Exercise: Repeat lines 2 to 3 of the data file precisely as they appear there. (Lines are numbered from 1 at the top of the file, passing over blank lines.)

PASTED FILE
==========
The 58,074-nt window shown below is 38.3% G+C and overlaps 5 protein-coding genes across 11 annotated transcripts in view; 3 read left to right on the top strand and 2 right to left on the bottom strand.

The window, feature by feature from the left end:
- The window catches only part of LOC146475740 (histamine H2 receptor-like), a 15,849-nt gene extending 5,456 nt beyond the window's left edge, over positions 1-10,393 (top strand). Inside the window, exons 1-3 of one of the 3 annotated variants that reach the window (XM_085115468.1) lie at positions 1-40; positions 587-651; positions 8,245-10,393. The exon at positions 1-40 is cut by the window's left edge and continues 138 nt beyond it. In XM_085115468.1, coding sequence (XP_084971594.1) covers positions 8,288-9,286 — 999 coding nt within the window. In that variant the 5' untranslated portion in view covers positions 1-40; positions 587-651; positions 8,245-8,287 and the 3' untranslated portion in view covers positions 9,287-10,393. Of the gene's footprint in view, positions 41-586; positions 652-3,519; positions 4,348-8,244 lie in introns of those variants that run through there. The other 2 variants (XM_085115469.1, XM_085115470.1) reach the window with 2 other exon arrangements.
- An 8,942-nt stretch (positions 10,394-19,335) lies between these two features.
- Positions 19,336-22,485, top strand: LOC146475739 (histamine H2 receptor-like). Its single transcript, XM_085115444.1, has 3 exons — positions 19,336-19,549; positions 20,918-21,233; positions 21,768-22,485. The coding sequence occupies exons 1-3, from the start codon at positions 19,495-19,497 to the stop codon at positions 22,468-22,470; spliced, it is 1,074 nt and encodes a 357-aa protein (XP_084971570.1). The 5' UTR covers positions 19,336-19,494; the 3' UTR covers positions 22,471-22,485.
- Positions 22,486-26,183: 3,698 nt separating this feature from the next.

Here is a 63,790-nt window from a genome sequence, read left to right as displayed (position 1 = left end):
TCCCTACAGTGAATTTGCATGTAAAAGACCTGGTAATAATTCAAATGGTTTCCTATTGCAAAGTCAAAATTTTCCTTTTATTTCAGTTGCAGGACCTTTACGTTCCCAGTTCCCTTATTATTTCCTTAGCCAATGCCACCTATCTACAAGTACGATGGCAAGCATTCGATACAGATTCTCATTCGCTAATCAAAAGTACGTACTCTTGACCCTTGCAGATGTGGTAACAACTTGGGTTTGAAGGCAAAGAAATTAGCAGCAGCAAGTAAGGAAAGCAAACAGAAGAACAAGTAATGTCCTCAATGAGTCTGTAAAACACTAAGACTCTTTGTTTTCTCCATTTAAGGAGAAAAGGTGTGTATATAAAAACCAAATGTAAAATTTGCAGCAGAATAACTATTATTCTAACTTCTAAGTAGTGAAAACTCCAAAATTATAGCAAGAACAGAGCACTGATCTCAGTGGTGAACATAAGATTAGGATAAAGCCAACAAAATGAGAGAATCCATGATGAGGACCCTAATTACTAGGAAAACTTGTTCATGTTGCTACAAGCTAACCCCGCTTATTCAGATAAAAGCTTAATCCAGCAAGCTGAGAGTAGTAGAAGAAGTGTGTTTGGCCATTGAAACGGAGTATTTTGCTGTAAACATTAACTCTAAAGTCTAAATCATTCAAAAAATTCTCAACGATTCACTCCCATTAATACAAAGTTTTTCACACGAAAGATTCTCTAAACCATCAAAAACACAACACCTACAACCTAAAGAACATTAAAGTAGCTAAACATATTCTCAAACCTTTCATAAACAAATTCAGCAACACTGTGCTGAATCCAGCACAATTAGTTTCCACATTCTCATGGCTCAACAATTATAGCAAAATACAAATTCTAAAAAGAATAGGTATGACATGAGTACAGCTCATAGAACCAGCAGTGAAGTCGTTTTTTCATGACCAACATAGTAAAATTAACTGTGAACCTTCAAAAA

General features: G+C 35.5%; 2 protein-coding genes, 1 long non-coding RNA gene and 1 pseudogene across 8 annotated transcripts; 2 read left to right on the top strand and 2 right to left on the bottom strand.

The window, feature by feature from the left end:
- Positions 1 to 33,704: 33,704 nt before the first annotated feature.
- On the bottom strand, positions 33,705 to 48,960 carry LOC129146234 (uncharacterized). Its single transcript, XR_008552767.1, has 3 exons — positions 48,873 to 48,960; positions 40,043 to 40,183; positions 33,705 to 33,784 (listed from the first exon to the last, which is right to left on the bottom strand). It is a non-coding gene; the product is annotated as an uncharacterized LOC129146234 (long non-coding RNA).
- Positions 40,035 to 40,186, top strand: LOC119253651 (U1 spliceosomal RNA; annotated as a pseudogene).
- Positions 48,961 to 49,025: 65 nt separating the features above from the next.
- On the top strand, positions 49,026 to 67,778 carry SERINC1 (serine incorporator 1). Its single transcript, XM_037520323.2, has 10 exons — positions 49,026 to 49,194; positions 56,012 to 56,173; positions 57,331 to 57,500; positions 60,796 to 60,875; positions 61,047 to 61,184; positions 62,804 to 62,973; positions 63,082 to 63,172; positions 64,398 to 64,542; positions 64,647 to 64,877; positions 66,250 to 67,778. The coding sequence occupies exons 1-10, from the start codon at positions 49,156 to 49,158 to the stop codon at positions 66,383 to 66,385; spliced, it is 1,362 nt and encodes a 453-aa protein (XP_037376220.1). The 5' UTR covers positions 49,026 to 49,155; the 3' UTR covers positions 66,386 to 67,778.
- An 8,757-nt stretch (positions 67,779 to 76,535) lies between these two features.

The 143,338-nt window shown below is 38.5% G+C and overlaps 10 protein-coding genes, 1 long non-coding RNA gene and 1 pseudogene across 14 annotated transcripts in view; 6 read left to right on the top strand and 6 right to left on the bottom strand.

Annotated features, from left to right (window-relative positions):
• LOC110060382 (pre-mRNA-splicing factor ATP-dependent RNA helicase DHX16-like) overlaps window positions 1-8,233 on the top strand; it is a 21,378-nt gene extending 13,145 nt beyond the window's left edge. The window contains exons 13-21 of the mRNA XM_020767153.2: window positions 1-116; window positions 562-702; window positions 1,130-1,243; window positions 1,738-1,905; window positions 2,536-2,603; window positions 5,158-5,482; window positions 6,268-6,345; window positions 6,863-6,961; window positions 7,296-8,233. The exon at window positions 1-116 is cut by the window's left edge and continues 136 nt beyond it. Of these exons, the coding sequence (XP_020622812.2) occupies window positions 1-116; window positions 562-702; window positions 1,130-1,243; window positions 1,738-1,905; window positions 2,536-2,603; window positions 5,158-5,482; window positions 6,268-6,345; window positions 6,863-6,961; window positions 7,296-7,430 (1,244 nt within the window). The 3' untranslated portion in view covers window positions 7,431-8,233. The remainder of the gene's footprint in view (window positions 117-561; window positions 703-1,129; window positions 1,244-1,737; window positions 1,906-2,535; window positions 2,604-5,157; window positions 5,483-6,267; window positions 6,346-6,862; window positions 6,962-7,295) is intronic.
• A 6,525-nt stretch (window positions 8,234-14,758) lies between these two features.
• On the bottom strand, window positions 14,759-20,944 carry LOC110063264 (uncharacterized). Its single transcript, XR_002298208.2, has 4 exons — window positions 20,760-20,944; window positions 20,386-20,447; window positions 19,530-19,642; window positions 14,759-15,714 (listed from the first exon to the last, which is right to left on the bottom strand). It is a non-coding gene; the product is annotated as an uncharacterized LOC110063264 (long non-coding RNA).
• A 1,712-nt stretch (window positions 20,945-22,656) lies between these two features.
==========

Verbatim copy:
The window, feature by feature from the left end:
- The window catches only part of LOC146475740 (histamine H2 receptor-like), a 15,849-nt gene extending 5,456 nt beyond the window's left edge, over positions 1-10,393 (top strand). Inside the window, exons 1-3 of one of the 3 annotated variants that reach the window (XM_085115468.1) lie at positions 1-40; positions 587-651; positions 8,245-10,393. The exon at positions 1-40 is cut by the window's left edge and continues 138 nt beyond it. In XM_085115468.1, coding sequence (XP_084971594.1) covers positions 8,288-9,286 — 999 coding nt within the window. In that variant the 5' untranslated portion in view covers positions 1-40; positions 587-651; positions 8,245-8,287 and the 3' untranslated portion in view covers positions 9,287-10,393. Of the gene's footprint in view, positions 41-586; positions 652-3,519; positions 4,348-8,244 lie in introns of those variants that run through there. The other 2 variants (XM_085115469.1, XM_085115470.1) reach the window with 2 other exon arrangements.